Devotion: Three Questions

There are three questions posed by Jesus that have resonated with me and reoriented my life. I believe by regularly asking ourselves these questions it can catalyze our spiritual journeys.

  1. Jesus turned around and saw them following him and asked “What do you want? (John 1:38)

Two men start to follow Jesus, and the very first words recorded out of the Word-made-flesh was this question: What do you want? The men claim that they want to know the street address of where Jesus is living, but Jesus knows they want something deeper so he invites them into his house. They end up spending the entire day with Him, because they discover that they want a relationship with God.

Asking ourselves what it is we really want will help expose our heart’s hunger. Why do I want a bigger house, a six-pack (whether of IPAs or abs), or a weekend away with the wife?

2. When Jesus saw him lying there and knew that he had been in this condition for a long time, he asked him, “Do you want to be made whole?” (John 5:6)

Jesus comes across a middle-aged man who has been stuck for the past 38 years. He has tried everything to heal his broken body, but nothing and no one has helped him. Jesus enters and asks a simple but profound question – Do you want to get well? Literally his question is, “Do you want to be made whole?” It’s offensive on the surface, because the man has tried so hard. But, this question is an invitation of Jesus to be made whole. Where The Splitter has sought to tear us apart, Jesus seeks to restore us and reunite us.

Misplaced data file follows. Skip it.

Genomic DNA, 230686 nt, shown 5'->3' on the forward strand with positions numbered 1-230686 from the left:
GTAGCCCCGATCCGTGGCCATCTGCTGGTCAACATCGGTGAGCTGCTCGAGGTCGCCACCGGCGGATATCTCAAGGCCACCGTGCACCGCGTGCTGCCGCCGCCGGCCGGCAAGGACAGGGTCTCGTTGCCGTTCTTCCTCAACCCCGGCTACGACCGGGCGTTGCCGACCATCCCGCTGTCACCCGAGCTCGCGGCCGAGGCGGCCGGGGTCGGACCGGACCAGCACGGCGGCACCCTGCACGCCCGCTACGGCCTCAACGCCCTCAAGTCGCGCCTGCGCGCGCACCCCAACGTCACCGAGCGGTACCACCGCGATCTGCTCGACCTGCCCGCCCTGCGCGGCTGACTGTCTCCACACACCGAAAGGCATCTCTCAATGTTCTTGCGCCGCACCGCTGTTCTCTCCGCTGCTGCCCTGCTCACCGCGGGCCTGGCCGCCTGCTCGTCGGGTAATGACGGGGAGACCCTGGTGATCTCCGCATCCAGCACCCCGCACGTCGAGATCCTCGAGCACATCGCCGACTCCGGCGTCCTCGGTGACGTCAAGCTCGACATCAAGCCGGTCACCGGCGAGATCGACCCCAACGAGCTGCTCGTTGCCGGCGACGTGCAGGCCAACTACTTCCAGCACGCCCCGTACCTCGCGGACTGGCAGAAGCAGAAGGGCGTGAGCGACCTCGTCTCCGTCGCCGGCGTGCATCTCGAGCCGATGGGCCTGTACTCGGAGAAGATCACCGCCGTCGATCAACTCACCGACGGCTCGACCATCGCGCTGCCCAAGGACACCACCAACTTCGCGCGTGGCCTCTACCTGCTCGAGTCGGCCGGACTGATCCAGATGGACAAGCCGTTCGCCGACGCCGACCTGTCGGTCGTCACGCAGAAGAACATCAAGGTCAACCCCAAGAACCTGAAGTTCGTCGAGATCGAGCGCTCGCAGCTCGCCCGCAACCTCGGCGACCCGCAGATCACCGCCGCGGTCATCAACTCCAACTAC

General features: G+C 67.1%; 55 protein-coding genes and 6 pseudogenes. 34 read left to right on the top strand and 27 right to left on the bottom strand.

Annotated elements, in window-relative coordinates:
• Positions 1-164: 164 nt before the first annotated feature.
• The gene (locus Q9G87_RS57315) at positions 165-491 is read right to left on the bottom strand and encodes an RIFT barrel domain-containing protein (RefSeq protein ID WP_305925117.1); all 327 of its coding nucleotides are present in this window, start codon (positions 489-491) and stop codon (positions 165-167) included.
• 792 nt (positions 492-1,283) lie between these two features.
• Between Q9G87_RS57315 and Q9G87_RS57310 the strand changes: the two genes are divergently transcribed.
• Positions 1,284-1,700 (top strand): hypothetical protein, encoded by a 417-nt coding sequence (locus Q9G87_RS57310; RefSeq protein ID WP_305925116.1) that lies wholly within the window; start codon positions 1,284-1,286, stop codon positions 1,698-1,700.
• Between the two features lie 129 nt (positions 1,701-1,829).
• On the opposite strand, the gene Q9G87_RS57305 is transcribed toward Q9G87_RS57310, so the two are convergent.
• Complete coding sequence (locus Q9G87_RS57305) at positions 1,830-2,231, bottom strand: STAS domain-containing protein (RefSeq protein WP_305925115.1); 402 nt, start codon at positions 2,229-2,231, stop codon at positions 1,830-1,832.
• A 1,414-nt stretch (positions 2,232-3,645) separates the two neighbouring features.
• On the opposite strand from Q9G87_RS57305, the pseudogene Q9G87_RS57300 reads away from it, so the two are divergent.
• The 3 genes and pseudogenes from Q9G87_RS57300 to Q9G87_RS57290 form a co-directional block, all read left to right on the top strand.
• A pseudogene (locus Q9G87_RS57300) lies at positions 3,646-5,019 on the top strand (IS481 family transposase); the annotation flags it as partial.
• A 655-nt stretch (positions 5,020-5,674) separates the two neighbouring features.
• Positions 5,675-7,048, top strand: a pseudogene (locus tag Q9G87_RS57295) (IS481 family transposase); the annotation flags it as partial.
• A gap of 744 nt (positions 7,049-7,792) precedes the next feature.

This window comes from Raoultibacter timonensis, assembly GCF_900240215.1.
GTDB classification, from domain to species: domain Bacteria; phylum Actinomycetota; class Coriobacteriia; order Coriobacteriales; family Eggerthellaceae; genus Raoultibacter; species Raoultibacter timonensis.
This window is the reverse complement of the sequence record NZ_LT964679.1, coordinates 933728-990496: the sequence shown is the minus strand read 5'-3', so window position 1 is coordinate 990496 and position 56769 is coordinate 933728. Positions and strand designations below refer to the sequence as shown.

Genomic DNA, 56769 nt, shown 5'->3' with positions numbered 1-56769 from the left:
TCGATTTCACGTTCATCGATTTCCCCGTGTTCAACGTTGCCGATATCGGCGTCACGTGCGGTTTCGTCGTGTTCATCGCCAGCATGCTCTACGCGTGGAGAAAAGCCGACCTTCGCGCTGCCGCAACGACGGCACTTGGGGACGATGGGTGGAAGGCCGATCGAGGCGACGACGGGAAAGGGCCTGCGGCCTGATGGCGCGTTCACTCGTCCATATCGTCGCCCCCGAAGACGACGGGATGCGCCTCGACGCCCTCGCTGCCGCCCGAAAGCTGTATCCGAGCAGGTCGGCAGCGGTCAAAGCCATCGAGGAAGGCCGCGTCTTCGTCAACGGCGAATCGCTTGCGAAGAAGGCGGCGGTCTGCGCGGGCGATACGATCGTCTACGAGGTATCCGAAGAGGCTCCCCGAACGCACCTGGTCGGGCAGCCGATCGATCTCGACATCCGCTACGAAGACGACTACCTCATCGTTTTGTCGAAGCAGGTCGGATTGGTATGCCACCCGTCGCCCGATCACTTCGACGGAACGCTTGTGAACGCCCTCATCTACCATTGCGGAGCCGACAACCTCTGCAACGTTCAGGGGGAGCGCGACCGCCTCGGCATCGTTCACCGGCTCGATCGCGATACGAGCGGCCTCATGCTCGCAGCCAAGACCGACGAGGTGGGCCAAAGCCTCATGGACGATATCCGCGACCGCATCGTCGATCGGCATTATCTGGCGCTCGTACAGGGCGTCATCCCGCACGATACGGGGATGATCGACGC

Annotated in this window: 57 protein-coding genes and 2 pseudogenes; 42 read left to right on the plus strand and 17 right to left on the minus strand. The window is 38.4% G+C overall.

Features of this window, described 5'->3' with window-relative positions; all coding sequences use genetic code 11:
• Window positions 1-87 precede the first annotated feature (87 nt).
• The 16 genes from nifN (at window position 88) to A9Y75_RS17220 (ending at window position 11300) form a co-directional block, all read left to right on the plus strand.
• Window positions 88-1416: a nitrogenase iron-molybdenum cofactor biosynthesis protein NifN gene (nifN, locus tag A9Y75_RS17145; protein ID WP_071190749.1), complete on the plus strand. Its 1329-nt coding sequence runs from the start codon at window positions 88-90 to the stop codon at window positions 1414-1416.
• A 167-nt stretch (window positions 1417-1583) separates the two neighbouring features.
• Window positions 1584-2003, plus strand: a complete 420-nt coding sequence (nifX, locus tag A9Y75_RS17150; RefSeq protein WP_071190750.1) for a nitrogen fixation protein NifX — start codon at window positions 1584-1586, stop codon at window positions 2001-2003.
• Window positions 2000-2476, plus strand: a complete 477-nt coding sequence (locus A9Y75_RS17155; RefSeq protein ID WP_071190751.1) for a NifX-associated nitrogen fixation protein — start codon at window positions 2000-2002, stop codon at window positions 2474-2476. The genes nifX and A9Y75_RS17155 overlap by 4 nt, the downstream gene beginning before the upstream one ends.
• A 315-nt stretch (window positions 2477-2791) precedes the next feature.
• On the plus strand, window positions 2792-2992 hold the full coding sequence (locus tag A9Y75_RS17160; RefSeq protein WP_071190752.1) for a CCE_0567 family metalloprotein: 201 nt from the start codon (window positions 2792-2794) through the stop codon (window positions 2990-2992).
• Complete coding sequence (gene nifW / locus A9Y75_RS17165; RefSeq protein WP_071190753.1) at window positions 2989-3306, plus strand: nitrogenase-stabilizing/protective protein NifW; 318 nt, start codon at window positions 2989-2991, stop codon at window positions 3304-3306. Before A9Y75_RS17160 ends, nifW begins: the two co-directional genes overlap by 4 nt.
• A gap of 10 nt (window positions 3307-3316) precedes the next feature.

This question forces us to wrestle with if we really want to be changed. You cannot help someone until they realize they need help.

3. And he asked them, “But who do you say that I am?” (Mark 8:29)

This is the central question in Mark’s gospel, and the central question Jesus asks all of us. He asks his followers, “Who do people say that I am?” And these men start to list different cultural responses. In our culture, the three attitudes we tend to have about Jesus can be boiled down to: Liar, Lunatic or Legend. Either He knew He was not the Son of God, but tried to deceive all of us into thinking that He is God. Or He was a crazy cult leader who truly thought He was God, but really was not. Perhaps Jesus is just the legend of a “nice guy” who did “nice things” for people – sort of like Paul Bunyan. While the disciples were sharing with Jesus the cultural beliefs about who He is, Jesus stops their ramblings and asks the same question but more pointedly. “BUT, what about you. Who do you say that I am?” Not your parents, or your faith upbringing, or your wife…you…who do you say Jesus is?

Peter responds by calling him the Lord – the Christ – the One.

We should stop and ask ourself these three questions:

  1. What do I want?
  2. Do I want to be made whole?
  3. Who do I say Jesus is in my life?

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